Locally Defined Values

:leaves: This tutorial covers:

  • Let expressions
  • Nested let expressions

:seedling: Before starting, you should be familiar with:

:deciduous_tree: At the end, you should be able to:

  • Illustrate what let and nested let expressions are
  • Write a let and nested let expression
  • Express how let and nested let expressions work

In the values tutorial we learned how to create values that we can use in our BoGL programs. Whereas normal values can be used throughout multiple parts of your program, a locally defined value can only be used in a single specified expression. This is useful if you know that a value is only needed for a single expression, or if you want to break an existing expression up into something more concise. In BoGL, we can create locally defined values by using let expressions.

let statement anatomy

You can write a let expression by first writing the keyword let followed by the desired name of the value (must start with a lowercase letter), followed by an equals sign =. After the equals sign is where the expression of the locally defined value is defined. After this expression you must write the keyword in, followed by the expression that the locally defined value will be used in.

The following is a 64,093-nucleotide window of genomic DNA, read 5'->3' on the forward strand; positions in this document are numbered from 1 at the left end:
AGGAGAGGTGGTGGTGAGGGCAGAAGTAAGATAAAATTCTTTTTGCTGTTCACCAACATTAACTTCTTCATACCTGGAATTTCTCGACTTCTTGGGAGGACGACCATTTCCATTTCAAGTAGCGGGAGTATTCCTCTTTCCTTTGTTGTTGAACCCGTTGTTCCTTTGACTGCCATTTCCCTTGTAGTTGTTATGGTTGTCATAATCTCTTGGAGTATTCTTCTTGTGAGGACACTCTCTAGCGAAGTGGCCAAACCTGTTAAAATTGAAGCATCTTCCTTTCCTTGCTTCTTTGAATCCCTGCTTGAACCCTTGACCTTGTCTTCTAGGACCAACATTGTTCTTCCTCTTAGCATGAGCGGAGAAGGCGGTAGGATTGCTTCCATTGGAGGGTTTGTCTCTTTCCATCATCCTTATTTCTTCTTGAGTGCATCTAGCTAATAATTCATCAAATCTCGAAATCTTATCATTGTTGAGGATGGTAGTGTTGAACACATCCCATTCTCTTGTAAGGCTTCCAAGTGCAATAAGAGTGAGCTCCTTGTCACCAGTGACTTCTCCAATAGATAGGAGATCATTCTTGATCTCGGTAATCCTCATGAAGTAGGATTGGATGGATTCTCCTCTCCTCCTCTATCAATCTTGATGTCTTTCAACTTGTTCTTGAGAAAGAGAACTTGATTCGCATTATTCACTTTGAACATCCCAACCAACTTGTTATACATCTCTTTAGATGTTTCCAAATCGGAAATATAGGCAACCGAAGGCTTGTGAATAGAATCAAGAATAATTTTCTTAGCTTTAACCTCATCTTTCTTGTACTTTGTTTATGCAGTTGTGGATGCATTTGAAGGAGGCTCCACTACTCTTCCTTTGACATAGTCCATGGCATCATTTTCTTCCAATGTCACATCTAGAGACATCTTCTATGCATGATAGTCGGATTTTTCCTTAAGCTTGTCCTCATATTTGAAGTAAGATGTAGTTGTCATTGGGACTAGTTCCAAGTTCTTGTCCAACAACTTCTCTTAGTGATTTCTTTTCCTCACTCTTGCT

game LetExample

y : Int
y = let x = 10 * 2 in x / 5 + x

In the example above, we are using the locally defined value x in the expression x / 5 + x. The expression in this example could also be written on a new line after the keyword in.

game LetExample

y : Int
y = let x = 10 * 2 in
    x / 5 + x

This kind of change can often increase the readability of our program, especially when it comes to writing more complicated expressions.

Nested Let Expressions

The ending expression of a let expression can be another let expression. A let expression that uses a value that was defined in an earlier let expression is called a nested let expression. Nested let expressions can be useful if we want to define several values to use in an expression. Shown below is an example of this.

game LetExample

x : Int
x = let a = 1 in
    let b = 2 in
    let c = 3 in
    let d = 4 in
    a + b + c + d

The defining expression of a local value in the let expression will always be evaluated before the expression which uses the local value (which is the expression that comes after the in keyword). Below is an example that illustrates this.

game SequentialLetExample

x : Int
x = let a = 1 + 1 in -- Evaluates first
    let b = a * 2 in -- Evaluates second
    let c = b + 3 in -- Evaluates third
    c * 4            -- Evaluates last

Shown below is a math equation that evaluates in an order that is identical to the program above.

x = (((1 + 1) * 2) + 3) * 4